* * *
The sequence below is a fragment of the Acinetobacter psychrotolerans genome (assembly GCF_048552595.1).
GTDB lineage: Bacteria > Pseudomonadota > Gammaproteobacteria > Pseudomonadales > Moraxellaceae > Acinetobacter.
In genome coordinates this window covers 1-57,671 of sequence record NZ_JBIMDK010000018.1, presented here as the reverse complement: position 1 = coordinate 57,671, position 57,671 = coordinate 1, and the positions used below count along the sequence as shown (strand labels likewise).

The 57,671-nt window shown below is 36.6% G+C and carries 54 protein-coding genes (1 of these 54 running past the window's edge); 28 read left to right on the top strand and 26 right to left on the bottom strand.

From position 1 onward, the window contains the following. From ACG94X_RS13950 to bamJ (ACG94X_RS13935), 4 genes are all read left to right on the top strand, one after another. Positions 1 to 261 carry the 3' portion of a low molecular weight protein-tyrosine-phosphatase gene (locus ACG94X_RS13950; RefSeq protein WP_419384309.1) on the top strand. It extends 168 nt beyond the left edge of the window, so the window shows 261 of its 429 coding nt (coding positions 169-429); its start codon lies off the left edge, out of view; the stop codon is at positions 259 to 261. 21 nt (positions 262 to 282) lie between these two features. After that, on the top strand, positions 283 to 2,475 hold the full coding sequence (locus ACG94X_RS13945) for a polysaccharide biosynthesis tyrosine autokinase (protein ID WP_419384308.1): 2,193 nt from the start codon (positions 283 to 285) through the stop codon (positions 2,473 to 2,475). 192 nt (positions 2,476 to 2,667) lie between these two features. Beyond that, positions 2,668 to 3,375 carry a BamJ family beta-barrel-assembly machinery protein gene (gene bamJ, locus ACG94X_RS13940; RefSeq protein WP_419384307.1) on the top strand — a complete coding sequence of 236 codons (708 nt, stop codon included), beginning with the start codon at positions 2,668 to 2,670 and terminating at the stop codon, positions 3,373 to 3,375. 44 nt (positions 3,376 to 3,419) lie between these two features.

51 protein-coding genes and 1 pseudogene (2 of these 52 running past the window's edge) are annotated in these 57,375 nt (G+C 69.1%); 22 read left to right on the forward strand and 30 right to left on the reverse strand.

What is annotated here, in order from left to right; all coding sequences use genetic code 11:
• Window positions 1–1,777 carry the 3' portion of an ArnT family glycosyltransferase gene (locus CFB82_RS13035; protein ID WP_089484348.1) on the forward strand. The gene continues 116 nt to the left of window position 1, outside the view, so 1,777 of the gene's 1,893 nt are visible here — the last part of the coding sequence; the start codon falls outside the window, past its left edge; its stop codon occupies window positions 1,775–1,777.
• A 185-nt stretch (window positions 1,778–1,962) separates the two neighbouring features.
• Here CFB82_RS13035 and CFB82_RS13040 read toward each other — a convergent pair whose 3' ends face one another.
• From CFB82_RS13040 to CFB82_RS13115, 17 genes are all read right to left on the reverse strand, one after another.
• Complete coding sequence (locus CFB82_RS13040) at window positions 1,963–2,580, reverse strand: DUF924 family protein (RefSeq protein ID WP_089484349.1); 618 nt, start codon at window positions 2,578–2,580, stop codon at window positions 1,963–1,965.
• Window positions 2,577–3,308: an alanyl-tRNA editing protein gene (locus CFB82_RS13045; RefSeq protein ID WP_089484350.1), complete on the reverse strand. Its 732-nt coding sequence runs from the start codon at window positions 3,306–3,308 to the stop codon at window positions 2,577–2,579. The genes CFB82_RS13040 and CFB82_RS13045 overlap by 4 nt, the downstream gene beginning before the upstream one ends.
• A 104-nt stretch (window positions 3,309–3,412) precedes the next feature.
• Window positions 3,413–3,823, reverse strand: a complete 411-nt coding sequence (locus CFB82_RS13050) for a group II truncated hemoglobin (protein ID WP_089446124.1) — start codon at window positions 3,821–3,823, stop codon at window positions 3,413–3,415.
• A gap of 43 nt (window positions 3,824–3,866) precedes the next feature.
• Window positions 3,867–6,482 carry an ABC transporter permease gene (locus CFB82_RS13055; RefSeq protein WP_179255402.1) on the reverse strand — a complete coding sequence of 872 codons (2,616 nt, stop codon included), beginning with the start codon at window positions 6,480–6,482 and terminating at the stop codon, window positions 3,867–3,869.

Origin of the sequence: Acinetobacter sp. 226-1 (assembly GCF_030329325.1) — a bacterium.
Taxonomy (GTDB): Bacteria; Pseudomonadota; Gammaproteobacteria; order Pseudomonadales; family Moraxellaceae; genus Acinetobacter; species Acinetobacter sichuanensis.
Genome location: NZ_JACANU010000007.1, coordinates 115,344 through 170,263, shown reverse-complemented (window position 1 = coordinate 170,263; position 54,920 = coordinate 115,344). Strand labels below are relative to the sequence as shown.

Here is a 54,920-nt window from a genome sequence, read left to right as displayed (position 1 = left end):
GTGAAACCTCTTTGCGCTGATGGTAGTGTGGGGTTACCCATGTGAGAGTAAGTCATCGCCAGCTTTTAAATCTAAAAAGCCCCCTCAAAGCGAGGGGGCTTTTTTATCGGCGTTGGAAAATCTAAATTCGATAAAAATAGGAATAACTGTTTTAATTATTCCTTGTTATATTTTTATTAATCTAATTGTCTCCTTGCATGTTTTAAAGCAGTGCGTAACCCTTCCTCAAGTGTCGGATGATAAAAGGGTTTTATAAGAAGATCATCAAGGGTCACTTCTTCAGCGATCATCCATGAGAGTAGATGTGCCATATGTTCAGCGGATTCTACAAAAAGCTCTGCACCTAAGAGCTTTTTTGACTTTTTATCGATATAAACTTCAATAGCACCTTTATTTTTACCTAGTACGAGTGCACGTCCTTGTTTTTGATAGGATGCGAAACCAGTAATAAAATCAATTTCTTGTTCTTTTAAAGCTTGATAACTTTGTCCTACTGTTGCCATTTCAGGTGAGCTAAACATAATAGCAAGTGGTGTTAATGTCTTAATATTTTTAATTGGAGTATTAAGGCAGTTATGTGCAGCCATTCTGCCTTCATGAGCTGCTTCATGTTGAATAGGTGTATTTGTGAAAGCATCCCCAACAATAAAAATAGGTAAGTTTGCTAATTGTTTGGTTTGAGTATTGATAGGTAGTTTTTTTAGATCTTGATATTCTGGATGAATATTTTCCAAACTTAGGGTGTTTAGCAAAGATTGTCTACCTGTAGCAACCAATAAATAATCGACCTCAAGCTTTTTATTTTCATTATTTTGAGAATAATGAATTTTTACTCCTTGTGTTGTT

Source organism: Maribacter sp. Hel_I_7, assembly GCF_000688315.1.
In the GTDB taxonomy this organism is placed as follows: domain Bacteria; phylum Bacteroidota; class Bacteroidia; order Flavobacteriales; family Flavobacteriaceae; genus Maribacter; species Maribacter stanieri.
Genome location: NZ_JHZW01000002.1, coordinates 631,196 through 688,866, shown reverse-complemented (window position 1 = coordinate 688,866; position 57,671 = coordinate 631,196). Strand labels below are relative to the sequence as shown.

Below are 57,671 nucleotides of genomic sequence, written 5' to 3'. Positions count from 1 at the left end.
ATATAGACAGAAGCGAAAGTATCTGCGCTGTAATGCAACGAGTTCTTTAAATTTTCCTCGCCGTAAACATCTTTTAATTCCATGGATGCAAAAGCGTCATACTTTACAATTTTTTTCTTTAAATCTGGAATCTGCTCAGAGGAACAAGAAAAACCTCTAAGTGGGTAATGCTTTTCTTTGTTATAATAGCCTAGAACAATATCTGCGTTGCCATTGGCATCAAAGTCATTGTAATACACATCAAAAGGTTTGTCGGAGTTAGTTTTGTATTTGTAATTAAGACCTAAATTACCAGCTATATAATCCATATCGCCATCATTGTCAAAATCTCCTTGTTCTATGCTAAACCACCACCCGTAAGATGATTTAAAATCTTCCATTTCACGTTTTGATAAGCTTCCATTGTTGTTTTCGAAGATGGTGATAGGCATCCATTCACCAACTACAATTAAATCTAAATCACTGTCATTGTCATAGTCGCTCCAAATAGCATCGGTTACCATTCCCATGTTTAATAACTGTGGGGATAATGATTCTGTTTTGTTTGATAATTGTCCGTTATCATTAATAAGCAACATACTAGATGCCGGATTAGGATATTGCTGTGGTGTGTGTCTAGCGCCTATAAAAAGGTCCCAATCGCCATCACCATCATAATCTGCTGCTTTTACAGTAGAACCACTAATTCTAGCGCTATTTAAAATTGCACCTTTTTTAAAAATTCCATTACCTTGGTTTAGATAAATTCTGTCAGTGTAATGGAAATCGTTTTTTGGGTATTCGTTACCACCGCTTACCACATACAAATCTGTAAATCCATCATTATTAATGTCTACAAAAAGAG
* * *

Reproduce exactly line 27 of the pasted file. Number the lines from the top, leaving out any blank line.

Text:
ATATAGACAGAAGCGAAAGTATCTGCGCTGTAATGCAACGAGTTCTTTAAATTTTCCTCGCCGTAAACATCTTTTAATTCCATGGATGCAAAAGCGTCATACTTTACAATTTTTTTCTTTAAATCTGGAATCTGCTCAGAGGAACAAGAAAAACCTCTAAGTGGGTAATGCTTTTCTTTGTTATAATAGCCTAGAACAATATCTGCGTTGCCATTGGCATCAAAGTCATTGTAATACACATCAAAAGGTTTGTCGGAGTTAGTTTTGTATTTGTAATTAAGACCTAAATTACCAGCTATATAATCCATATCGCCATCATTGTCAAAATCTCCTTGTTCTATGCTAAACCACCACCCGTAAGATGATTTAAAATCTTCCATTTCACGTTTTGATAAGCTTCCATTGTTGTTTTCGAAGATGGTGATAGGCATCCATTCACCAACTACAATTAAATCTAAATCACTGTCATTGTCATAGTCGCTCCAAATAGCATCGGTTACCATTCCCATGTTTAATAACTGTGGGGATAATGATTCTGTTTTGTTTGATAATTGTCCGTTATCATTAATAAGCAACATACTAGATGCCGGATTAGGATATTGCTGTGGTGTGTGTCTAGCGCCTATAAAAAGGTCCCAATCGCCATCACCATCATAATCTGCTGCTTTTACAGTAGAACCACTAATTCTAGCGCTATTTAAAATTGCACCTTTTTTAAAAATTCCATTACCTTGGTTTAGATAAATTCTGTCAGTGTAATGGAAATCGTTTTTTGGGTATTCGTTACCACCGCTTACCACATACAAATCTGTAAATCCATCATTATTAATGTCTACAAAAAGAG